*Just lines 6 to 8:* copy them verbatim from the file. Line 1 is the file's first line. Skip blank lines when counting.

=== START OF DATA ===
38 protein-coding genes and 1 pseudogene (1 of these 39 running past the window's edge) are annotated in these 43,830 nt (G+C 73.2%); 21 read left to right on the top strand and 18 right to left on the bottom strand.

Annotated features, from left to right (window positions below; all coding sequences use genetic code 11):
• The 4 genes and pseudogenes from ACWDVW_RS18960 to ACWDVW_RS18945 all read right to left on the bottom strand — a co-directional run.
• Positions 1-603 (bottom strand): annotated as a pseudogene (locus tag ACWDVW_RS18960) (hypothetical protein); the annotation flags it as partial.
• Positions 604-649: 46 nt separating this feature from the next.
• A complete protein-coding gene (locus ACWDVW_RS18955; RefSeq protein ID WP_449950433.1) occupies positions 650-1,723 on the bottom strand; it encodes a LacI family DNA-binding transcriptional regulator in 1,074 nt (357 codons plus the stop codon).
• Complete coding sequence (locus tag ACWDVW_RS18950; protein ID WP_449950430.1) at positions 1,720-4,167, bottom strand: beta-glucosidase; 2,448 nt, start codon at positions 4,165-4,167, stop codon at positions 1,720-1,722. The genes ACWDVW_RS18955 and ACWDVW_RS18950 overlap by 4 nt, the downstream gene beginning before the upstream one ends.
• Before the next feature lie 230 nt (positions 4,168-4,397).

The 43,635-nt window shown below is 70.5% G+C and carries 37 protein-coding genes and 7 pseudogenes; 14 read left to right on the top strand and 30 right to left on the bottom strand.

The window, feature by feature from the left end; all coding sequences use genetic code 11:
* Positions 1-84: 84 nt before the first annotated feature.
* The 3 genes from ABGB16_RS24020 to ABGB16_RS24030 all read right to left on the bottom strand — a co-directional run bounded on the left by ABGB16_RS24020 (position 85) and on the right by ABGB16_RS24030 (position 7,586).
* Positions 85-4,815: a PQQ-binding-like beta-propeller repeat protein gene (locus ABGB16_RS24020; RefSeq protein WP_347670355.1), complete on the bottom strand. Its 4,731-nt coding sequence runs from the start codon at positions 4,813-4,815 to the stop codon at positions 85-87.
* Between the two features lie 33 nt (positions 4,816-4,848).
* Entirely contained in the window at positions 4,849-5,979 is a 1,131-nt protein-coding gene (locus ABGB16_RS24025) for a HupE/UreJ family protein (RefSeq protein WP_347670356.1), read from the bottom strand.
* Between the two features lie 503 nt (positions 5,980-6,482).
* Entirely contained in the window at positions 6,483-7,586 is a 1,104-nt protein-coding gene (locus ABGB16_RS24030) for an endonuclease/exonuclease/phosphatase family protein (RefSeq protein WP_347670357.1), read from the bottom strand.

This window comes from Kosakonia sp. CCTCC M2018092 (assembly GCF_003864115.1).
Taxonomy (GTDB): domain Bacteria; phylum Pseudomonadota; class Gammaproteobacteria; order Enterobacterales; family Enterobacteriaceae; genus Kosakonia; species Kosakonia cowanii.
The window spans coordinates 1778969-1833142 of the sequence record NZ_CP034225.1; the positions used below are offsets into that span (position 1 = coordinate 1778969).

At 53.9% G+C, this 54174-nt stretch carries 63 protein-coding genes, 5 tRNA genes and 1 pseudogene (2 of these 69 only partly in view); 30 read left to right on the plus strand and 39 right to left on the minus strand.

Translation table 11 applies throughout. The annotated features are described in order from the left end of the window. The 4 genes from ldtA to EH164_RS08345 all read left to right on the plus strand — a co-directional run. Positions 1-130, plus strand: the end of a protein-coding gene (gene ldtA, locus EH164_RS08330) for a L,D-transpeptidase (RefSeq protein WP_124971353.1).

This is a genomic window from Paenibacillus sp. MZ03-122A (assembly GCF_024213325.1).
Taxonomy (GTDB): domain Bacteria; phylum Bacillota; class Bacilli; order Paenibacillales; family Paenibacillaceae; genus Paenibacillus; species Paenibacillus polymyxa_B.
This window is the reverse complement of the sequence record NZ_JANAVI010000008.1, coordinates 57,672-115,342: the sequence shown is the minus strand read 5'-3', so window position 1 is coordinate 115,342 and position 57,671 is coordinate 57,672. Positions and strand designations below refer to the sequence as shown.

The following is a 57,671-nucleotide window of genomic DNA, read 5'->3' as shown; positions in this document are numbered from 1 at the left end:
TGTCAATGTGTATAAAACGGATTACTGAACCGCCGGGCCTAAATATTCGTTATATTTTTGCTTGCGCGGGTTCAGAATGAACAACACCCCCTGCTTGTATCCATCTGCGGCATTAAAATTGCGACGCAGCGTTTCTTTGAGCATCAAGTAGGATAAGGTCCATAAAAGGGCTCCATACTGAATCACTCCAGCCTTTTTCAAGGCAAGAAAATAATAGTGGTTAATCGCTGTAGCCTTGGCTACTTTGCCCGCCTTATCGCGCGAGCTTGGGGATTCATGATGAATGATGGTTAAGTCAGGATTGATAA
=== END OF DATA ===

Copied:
• A complete protein-coding gene (locus ACWDVW_RS18955; RefSeq protein ID WP_449950433.1) occupies positions 650-1,723 on the bottom strand; it encodes a LacI family DNA-binding transcriptional regulator in 1,074 nt (357 codons plus the stop codon).
• Complete coding sequence (locus tag ACWDVW_RS18950; protein ID WP_449950430.1) at positions 1,720-4,167, bottom strand: beta-glucosidase; 2,448 nt, start codon at positions 4,165-4,167, stop codon at positions 1,720-1,722. The genes ACWDVW_RS18955 and ACWDVW_RS18950 overlap by 4 nt, the downstream gene beginning before the upstream one ends.
• Before the next feature lie 230 nt (positions 4,168-4,397).